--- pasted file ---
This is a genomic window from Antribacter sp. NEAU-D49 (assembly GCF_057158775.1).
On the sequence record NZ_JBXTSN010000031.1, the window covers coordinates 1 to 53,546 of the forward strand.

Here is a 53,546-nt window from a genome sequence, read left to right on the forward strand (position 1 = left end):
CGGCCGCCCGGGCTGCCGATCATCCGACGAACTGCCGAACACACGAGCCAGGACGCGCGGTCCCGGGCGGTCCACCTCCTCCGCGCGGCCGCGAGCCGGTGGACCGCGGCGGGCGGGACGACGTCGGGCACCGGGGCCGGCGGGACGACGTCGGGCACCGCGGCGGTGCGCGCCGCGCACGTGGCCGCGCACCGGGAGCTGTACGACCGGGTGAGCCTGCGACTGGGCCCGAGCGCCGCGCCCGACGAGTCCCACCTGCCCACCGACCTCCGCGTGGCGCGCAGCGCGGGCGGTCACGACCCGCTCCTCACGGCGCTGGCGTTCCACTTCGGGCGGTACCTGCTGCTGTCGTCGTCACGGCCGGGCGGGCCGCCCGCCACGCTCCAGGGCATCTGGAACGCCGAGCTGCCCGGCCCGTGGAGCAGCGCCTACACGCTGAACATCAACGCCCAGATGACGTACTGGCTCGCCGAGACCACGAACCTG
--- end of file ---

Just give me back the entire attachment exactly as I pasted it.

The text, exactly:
This is a genomic window from Antribacter sp. NEAU-D49 (assembly GCF_057158775.1).
On the sequence record NZ_JBXTSN010000031.1, the window covers coordinates 1 to 53,546 of the forward strand.

Here is a 53,546-nt window from a genome sequence, read left to right on the forward strand (position 1 = left end):
CGGCCGCCCGGGCTGCCGATCATCCGACGAACTGCCGAACACACGAGCCAGGACGCGCGGTCCCGGGCGGTCCACCTCCTCCGCGCGGCCGCGAGCCGGTGGACCGCGGCGGGCGGGACGACGTCGGGCACCGGGGCCGGCGGGACGACGTCGGGCACCGCGGCGGTGCGCGCCGCGCACGTGGCCGCGCACCGGGAGCTGTACGACCGGGTGAGCCTGCGACTGGGCCCGAGCGCCGCGCCCGACGAGTCCCACCTGCCCACCGACCTCCGCGTGGCGCGCAGCGCGGGCGGTCACGACCCGCTCCTCACGGCGCTGGCGTTCCACTTCGGGCGGTACCTGCTGCTGTCGTCGTCACGGCCGGGCGGGCCGCCCGCCACGCTCCAGGGCATCTGGAACGCCGAGCTGCCCGGCCCGTGGAGCAGCGCCTACACGCTGAACATCAACGCCCAGATGACGTACTGGCTCGCCGAGACCACGAACCTG